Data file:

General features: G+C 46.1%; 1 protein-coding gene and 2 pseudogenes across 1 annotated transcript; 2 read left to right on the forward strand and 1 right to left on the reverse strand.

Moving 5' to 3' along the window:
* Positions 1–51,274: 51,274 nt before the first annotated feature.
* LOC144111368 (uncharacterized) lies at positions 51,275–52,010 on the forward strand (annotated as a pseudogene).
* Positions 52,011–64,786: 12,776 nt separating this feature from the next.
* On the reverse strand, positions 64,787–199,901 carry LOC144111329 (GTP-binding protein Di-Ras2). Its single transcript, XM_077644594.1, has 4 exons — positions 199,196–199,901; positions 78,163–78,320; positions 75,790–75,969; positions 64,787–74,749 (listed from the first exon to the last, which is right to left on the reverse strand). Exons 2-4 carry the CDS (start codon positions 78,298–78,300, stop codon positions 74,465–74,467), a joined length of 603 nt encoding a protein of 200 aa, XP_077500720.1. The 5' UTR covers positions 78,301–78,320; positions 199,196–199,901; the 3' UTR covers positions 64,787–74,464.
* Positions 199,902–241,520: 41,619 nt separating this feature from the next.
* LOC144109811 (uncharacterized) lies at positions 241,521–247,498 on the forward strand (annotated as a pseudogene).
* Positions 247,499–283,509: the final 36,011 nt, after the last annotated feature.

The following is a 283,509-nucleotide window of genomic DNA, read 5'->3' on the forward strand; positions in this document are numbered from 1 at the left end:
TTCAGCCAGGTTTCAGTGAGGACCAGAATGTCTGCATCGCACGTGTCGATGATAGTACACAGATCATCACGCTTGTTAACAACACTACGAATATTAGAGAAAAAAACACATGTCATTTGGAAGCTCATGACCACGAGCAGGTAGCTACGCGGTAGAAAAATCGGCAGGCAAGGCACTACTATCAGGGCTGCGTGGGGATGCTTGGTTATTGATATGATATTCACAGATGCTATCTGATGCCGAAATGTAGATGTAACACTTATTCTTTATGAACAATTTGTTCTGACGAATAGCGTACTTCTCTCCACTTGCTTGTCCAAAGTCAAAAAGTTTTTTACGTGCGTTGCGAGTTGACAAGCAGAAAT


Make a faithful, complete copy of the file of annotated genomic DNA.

General features: G+C 46.1%; 1 protein-coding gene and 2 pseudogenes across 1 annotated transcript; 2 read left to right on the forward strand and 1 right to left on the reverse strand.

Moving 5' to 3' along the window:
* Positions 1–51,274: 51,274 nt before the first annotated feature.
* LOC144111368 (uncharacterized) lies at positions 51,275–52,010 on the forward strand (annotated as a pseudogene).
* Positions 52,011–64,786: 12,776 nt separating this feature from the next.
* On the reverse strand, positions 64,787–199,901 carry LOC144111329 (GTP-binding protein Di-Ras2). Its single transcript, XM_077644594.1, has 4 exons — positions 199,196–199,901; positions 78,163–78,320; positions 75,790–75,969; positions 64,787–74,749 (listed from the first exon to the last, which is right to left on the reverse strand). Exons 2-4 carry the CDS (start codon positions 78,298–78,300, stop codon positions 74,465–74,467), a joined length of 603 nt encoding a protein of 200 aa, XP_077500720.1. The 5' UTR covers positions 78,301–78,320; positions 199,196–199,901; the 3' UTR covers positions 64,787–74,464.
* Positions 199,902–241,520: 41,619 nt separating this feature from the next.
* LOC144109811 (uncharacterized) lies at positions 241,521–247,498 on the forward strand (annotated as a pseudogene).
* Positions 247,499–283,509: the final 36,011 nt, after the last annotated feature.

The following is a 283,509-nucleotide window of genomic DNA, read 5'->3' on the forward strand; positions in this document are numbered from 1 at the left end:
TTCAGCCAGGTTTCAGTGAGGACCAGAATGTCTGCATCGCACGTGTCGATGATAGTACACAGATCATCACGCTTGTTAACAACACTACGAATATTAGAGAAAAAAACACATGTCATTTGGAAGCTCATGACCACGAGCAGGTAGCTACGCGGTAGAAAAATCGGCAGGCAAGGCACTACTATCAGGGCTGCGTGGGGATGCTTGGTTATTGATATGATATTCACAGATGCTATCTGATGCCGAAATGTAGATGTAACACTTATTCTTTATGAACAATTTGTTCTGACGAATAGCGTACTTCTCTCCACTTGCTTGTCCAAAGTCAAAAAGTTTTTTACGTGCGTTGCGAGTTGACAAGCAGAAAT